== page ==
I have been teaching private English classes for over a year now, and one of these classes happens to be for two Japanese children, 7 and 9, who have no prior English knowledge. Their father asks them to copy words from a vocabulary book they have, and wants me to help them study for the Eiken (English proficiency test) level 5. I've tried different approaches, but I only have 40 minutes a week with them, so retention is something we're struggling with. Although I send them homework, most of the time, they don't complete it, or only do so a few minutes before the class.

Recently, their father tells me that they have trouble understanding the English alphabetic system, so I thought it'd be useful to focus on phonics. My question is: with such little time together, should I really use it to teach phonics, or try instead to tackle the Eiken study guide for children the father gave to me? I feel like they'd benefit greatly from a stronger foundation in reading and recognizing words, but I often worry whether I'm choosing to focus on the right area.

If anyone has experience teaching EFL to young children, I'd really appreciate it.

3 Answers 3


This seems like quite a lofty goal. 40 minutes per week is quite difficult for students who actually have exposure with the language; for those without any experience, it's more than a herculean effort (for both the instructor and the students)!

I'm unfamiliar with the 英検, but according to wikipedia the first portion targets four skills: vocabulary, reading, listening, and writing. It goes on to say that the second section of the test is almost entirely speaking. The first portion must be passed in order to proceed to the second. This makes it quite difficult because there is no one skill upon which to focus.

Assuming the wiki page is correct, you have a bit of guidance since there's a gap between the first and second portions. Try to focus on those first four skills (while not completely ignoring speaking) and then once they pass, focus on speaking (while not completely ignoring the others).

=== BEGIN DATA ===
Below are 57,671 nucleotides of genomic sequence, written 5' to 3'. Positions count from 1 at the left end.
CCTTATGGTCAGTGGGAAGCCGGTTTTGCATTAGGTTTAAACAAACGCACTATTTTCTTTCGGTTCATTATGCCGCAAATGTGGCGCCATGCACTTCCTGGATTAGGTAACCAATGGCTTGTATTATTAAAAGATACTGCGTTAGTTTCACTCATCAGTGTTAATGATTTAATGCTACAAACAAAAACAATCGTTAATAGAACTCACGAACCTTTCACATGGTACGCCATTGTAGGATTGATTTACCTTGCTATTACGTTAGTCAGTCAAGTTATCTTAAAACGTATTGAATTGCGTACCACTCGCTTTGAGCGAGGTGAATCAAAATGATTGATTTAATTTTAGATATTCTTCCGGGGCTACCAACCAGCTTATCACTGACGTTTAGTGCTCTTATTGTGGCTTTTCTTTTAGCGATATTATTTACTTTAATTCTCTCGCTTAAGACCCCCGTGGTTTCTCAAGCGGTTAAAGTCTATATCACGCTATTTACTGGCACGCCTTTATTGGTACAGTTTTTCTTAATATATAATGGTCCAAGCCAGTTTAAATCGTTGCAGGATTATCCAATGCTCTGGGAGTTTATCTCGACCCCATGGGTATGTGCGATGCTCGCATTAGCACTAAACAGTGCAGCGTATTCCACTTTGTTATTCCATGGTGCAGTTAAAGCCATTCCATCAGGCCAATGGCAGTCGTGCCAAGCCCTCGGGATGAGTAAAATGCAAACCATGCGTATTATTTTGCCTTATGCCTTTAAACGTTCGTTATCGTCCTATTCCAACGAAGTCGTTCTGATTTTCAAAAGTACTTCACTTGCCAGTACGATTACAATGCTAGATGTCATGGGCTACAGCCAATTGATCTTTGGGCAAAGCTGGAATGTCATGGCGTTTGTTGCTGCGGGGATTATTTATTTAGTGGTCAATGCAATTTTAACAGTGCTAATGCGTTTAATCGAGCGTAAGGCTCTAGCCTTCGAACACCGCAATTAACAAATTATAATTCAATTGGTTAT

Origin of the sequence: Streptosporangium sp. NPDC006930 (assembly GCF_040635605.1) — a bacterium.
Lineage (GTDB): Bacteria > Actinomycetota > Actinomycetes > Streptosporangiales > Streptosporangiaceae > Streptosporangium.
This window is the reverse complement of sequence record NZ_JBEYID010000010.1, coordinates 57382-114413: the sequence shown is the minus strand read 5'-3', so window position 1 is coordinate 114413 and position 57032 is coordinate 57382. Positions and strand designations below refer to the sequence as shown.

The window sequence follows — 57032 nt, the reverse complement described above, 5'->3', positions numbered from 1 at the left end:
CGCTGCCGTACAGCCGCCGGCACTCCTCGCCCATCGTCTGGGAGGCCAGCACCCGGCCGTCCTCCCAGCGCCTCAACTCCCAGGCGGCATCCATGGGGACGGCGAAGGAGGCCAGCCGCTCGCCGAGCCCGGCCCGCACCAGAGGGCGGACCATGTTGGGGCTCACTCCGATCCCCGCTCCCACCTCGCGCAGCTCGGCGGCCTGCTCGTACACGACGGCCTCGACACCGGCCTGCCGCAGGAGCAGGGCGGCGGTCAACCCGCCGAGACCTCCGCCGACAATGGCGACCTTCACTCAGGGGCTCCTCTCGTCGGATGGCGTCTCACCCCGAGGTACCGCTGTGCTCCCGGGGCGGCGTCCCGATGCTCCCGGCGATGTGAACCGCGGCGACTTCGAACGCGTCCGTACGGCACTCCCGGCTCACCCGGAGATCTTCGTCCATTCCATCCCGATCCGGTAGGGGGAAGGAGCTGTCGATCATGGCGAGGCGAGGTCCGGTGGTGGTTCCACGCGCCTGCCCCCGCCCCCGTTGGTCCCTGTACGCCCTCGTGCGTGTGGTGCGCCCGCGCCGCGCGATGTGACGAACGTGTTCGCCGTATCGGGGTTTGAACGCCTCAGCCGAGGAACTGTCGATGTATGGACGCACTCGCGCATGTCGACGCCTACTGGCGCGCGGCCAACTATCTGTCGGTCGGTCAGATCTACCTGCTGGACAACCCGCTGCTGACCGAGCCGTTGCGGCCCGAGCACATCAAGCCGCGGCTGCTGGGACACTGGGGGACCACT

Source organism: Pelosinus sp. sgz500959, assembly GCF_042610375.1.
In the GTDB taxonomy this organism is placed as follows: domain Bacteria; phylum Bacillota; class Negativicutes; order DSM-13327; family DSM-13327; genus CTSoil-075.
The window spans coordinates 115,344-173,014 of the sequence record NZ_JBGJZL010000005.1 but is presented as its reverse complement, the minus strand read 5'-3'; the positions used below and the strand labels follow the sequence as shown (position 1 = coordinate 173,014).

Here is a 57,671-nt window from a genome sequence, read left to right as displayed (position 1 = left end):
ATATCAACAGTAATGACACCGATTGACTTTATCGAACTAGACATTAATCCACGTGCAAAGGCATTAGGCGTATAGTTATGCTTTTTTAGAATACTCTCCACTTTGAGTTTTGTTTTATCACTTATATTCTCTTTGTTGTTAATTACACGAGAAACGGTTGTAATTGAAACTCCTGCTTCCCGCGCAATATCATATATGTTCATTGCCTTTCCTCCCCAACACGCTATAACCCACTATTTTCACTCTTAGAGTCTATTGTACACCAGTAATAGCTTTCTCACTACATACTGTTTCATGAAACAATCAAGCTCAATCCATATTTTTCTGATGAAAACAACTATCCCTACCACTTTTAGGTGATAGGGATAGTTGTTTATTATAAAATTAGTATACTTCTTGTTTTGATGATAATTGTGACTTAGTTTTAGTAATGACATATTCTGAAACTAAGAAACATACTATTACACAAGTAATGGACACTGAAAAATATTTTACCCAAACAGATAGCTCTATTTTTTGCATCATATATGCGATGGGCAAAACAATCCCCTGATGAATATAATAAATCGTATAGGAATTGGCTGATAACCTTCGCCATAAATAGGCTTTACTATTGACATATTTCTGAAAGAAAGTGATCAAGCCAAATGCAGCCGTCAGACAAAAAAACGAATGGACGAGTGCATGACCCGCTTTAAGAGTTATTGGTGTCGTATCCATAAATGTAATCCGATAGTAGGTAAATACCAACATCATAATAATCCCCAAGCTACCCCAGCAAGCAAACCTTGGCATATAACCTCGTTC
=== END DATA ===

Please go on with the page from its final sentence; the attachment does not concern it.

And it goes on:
If your students aren't completing the homework, perhaps it would behoove you (and them) to make the homework more fun. I'm not experienced in language education for children, but in American primary school the homework tends to be more "fun" in hopes to foster a desire to complete it instead of it becoming a chore. I'm sure you as a professional can evaluate the efficacy of this, and I invite you to take it with a grain of salt. :) You can find my answer on story-telling as a language tool here - maybe this could be useful and fun.

All in all, it truly seems difficult but I don't want you to feel discouraged. I think your most difficult task is to get your students engaged. Once this happens, the rest will fall into place.

Best of luck!


The goal for the children has already been defined as passing the Eiken. As such, it is necessary to prepare them for this even if this not what one agrees with. Passing this test is the need of the students and the teacher needs to meet this need.

Having 40 minutes a week with kids in an EFL environment is almost impossible to overcome. However, a serious attempt needs to be made to prep the kids for the Eiken unless the father changes his mind.


When I was living in Japan, I volunteered and taught English class and I had a lot of youth show up. They were mostly teenagers, but the best way they improved their English was giving them the opportunity to have English conversations with us, as well as with each other.

You can study textbooks and memorize words, but that doesn't mean you will become fluent in English (at least not quickly). This may be a little much for children under 10 years old, but it's what I have seen that shows the most progress.

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